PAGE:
In many industries initiatives are taken to engage consumers in entirely new ways. Smartphones and other smart devices are key in many of these scenarios, whereby the IoT, data-driven activities and mobility are never far away. However, the consumer electronics market is going through turbulent times.
How fast are consumers going to adopt ever ‘smarter’ devices and what is the outlook for the consumer electronics market in general? In a series of articles we look at the key evolutions across several traditional consumer electronics categories and ‘emerging’ consumer electronics categories. Because, in the end, it’s the adoption of specific devices that will co-define how organizations can move and succeed or at least adapt in a consumer reality with new – connected – possibilities. And if consumers don’t trust you with their data and refrain from buying those consumer electronics goods which will offer new sources of data and means to leverage them, initiatives you have planned might just not work.
In this first article we tackle some key challenges and evolutions in the consumer electronics industry, which is going through digital transformations as well, before diving deeper into specific categories.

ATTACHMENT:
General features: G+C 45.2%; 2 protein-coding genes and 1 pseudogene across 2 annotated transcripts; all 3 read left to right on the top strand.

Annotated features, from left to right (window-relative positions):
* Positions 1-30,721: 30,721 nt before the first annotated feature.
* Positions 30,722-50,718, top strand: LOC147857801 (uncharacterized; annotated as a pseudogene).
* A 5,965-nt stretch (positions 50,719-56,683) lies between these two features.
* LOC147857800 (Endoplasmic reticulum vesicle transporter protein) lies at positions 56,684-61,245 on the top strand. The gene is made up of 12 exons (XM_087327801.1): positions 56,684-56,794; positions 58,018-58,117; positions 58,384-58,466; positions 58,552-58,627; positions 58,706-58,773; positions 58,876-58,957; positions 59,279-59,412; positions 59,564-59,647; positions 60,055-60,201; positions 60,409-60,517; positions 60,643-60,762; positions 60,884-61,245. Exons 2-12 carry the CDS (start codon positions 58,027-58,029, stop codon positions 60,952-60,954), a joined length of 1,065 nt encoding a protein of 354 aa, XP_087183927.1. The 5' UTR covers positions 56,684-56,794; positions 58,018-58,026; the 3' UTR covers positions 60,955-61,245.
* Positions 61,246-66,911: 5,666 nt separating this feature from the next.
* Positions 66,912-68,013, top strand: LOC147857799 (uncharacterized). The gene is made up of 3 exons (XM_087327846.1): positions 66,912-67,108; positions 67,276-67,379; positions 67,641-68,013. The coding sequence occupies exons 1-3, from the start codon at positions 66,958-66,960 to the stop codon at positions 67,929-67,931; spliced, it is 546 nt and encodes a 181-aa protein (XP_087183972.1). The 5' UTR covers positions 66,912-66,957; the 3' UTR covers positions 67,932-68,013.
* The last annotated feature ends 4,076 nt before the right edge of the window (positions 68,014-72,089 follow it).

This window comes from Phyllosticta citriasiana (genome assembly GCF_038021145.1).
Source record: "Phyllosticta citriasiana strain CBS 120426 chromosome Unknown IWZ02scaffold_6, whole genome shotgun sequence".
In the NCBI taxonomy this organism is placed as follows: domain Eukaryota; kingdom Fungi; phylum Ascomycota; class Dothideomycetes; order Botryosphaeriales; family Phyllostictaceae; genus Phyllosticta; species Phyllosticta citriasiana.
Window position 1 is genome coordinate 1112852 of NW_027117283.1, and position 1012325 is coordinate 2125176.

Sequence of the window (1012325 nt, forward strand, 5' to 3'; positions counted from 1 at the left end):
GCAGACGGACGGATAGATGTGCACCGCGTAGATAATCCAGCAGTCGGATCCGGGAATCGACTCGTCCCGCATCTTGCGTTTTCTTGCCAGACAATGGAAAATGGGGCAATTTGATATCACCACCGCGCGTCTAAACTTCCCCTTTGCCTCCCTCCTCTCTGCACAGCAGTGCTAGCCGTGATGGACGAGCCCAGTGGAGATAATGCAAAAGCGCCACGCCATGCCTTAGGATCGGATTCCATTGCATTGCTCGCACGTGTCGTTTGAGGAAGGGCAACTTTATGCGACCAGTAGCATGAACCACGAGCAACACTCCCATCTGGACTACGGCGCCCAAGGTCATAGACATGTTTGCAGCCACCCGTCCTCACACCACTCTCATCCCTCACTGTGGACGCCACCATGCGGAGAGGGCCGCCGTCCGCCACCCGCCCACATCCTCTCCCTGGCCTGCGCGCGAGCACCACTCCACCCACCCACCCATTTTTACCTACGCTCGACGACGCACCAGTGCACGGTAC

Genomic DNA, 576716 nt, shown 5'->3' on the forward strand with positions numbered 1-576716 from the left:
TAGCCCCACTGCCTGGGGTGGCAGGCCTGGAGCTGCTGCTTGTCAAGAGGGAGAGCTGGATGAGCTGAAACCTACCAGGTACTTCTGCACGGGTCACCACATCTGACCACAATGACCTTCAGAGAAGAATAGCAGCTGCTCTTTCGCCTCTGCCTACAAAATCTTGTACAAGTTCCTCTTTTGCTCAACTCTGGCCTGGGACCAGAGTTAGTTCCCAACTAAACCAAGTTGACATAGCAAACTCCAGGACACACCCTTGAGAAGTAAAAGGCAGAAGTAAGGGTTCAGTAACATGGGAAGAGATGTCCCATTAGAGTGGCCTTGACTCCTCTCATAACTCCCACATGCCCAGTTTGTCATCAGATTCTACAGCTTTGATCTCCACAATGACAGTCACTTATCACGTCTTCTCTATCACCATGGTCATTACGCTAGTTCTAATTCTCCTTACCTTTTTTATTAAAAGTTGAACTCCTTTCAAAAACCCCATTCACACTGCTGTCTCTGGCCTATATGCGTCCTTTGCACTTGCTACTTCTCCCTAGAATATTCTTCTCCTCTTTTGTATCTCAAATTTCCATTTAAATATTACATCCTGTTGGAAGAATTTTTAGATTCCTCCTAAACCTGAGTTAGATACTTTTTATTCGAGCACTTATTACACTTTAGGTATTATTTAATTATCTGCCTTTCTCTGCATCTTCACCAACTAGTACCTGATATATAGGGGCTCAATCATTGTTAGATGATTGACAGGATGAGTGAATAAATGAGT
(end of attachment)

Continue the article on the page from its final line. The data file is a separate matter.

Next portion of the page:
2016: not the best year ever for the consumer electronics industry
The consumer electronics market was expected to face a few difficult years, starting with 2016.
Growth had declined in several categories and, while waiting for higher growth in newer consumer electronics categories to compensate for these slowdowns, the market was confronted with several challenges.
At the occasion of the edition 2016 of that big annual consumer electronics show, (CES), Accenture released a new edition of its Digital Consumer Survey for communications, media and technology companies.
According to Accenture a decade of unprecedented growth in consumer electronics had come to an end, mainly because the smartphone market had hit maturity so the industry knew what was coming, especially as growth stalled in all other traditional categories too.